Gilford police break up loud party

GILFORD — Fourteen people were arrested Saturday night by local police after a complaint of a loud party near Cottonwood Trail at about 6:25 p.m.
Thirteen individuals, ranging in age from 18 to 20 years old, were charged with unlawful possession of alcohol. One 20-year-old was also charged with facilitating a drug or underage alcohol house party. A civil detention for protective custody of an intoxicated person was also undertaken on a 21-year-old.
The arrested people were all from Massachusetts. They had rented a house in Gilford for the weekend.
They were scheduled to appear in Laconia on Sept. 15 at 8:15 a.m.

Competition and camaraderie - Gunstock hosts Craft Beer Relay

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Team Beer Crew II with Becca, Mary and Betsy watching as Gailyn tries to persuade her shot during the "Tire Bowling" event in the Craft Beer Relay at Gunstock Mountain Resort on Saturday.  (Karen Bobotas/for the Laconia Daily Sun)


GILFORD — The Craft Beer Relay at Gunstock this past Saturday marked only the second time the group that got its start in the wilds of Western Montana has brought their race to the Eastern United States. The race involved participants drinking samples of craft beer as they made their way through their leg of the relay, which also involved other small challenges like a keg pulling or knocking a beer over with a Frisbee. Having done this event all across the country, those who've worked several of the relays highlighted two things that separated this event from others in the past: competition and camaraderie.
"I've never had so many people come up to me before the race and ask exactly what it is they're going to have to do," said event MC Rob Dewbre, "because they're competing."

The start of the race made this evident, with all four members of each team running as hard as they could to complete a slip-and-slide before handing it off to the person running the first leg. Even more prominent, a characteristic of the event was the widespread cheering-on of all people involved.

"It's more of a beer festival with a race attached to it," said Chase Averill, a partner with the Craft Beer Relay organization. "What was cool about this event was the camaraderie. I don't know if that's a New England thing or a New Hampshire thing," he said, demonstrating the difference between this and other Craft Beer Relay events.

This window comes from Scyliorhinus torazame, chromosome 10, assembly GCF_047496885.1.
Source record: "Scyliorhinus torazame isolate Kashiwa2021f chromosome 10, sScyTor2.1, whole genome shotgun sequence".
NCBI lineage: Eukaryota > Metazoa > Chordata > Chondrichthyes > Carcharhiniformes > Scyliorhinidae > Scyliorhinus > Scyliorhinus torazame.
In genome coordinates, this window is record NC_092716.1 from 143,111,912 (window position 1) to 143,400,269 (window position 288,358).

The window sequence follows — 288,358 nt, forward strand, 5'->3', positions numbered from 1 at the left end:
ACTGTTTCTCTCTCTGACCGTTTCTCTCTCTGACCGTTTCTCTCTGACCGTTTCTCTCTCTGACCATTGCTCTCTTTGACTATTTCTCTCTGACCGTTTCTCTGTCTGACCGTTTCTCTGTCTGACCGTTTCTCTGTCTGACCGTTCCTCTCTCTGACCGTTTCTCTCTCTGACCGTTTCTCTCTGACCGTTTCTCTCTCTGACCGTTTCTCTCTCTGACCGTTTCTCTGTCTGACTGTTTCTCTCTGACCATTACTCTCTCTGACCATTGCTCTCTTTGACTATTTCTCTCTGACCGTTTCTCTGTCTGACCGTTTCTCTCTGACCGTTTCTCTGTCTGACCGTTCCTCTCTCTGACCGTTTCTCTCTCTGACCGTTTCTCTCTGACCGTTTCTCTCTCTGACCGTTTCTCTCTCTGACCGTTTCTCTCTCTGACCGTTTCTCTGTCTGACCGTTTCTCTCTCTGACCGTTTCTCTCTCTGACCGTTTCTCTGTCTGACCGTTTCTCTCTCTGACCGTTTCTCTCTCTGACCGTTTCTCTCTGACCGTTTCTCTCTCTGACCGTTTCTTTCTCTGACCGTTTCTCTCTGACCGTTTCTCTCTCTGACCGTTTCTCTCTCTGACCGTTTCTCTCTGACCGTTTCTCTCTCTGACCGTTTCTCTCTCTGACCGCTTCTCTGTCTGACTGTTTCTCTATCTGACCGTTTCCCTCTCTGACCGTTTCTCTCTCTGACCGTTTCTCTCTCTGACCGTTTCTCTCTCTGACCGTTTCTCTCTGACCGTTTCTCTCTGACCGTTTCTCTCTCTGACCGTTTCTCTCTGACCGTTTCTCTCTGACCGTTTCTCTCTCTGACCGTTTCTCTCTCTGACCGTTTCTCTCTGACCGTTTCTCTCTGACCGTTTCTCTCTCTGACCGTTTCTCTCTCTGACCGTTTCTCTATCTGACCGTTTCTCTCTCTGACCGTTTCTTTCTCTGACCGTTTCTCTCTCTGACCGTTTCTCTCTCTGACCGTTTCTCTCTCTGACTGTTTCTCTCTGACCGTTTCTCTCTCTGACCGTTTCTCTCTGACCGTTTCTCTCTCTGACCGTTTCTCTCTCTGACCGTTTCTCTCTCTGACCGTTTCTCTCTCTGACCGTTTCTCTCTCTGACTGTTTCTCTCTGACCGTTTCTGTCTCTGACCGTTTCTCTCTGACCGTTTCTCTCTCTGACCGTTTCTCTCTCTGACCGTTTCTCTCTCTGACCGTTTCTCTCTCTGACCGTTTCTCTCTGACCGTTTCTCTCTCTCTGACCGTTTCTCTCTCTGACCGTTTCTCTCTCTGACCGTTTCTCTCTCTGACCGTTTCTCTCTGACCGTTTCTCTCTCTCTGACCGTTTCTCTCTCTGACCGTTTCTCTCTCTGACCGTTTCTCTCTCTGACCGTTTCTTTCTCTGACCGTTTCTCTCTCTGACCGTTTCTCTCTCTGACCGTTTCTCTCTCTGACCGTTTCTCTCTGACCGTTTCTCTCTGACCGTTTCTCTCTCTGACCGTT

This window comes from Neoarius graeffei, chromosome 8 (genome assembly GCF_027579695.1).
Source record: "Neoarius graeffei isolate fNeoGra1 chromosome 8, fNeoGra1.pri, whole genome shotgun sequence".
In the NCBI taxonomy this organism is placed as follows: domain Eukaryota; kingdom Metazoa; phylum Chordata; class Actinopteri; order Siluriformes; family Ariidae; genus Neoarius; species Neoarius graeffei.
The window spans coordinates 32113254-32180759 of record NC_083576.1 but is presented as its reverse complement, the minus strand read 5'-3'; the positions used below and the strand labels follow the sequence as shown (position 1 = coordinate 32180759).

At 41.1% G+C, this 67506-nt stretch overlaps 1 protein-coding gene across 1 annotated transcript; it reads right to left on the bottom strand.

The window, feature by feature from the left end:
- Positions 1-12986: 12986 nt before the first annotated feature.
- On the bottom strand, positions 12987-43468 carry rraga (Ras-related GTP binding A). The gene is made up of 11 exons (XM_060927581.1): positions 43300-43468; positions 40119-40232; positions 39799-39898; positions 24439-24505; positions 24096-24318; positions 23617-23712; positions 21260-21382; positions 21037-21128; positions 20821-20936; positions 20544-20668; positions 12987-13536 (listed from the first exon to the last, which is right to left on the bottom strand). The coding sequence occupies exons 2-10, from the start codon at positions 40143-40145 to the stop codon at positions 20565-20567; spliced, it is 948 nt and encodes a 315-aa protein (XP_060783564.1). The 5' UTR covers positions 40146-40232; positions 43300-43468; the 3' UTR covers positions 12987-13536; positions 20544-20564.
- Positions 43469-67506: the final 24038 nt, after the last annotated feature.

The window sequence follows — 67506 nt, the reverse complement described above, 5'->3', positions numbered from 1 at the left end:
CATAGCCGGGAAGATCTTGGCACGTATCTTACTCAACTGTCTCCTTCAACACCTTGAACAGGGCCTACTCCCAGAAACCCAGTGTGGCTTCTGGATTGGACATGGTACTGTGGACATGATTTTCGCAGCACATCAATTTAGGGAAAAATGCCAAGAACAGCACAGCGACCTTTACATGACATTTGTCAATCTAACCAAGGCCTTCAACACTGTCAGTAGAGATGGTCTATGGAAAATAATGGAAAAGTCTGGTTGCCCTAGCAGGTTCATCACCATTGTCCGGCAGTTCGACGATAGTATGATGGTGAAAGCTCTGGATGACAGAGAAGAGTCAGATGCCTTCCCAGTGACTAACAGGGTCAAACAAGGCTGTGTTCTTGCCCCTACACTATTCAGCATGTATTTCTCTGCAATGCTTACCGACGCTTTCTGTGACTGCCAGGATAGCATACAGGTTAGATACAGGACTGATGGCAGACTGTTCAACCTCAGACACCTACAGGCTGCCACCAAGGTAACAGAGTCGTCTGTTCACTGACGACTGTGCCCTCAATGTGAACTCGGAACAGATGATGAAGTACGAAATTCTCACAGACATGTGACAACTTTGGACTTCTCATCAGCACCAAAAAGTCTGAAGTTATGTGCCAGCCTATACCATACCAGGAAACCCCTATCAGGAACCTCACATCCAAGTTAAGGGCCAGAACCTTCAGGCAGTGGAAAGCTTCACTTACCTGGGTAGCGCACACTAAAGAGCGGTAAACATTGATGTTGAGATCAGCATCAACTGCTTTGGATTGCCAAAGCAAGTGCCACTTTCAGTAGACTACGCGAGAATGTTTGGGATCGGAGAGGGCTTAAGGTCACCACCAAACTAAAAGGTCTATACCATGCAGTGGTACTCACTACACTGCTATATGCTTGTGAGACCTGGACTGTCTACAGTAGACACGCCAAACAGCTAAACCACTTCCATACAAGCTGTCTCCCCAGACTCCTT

Averill also called this race "the most difficult we've done," as it had participants running up and down the ski slopes. People would come down the mountain, laughing, and jokingly saying 'You said this was going to be fun' to their teammates before going on to drink more beer. There were few real complaints about the course, but one caveat was the selection of beer. Yes, Harpoon and Sam Adams are great craft breweries with New England roots, but there are many smaller breweries in the state and New England that would have probably gained more from their involvement in an event like the Craft Beer Relay, not to mention the fact that some participants would get to try beers they'd never had before.
Gunstock's liquor license made it much simpler to host the event, as did the area they recently cleared to host events like this.

"We made the festival field/base training area for exactly this type of event," said Pat McGonagle, mountain operations manager at Gunstock.

The field makes crowds of a few thousand an easy possibility, as they do not conflict with the events going on around the rest of the mountain. Events like this area handled well by Gunstock, as they have the capacity and staff to make them a reality without stretching the limits of their campground or parking areas – rather, helping to fill them. The Tough Mudder is an example of an event of this kind that Gunstock hosted in the summer in the past, and they are hoping for more of them in the future. Certainly, all those involved are hoping that the Craft Beer Relay will return. Those gathered for the event were excited and it did not disappoint.

'Miss Meredith' triple cockpit runabout has strong ties to big lake's history (732 w/cuts).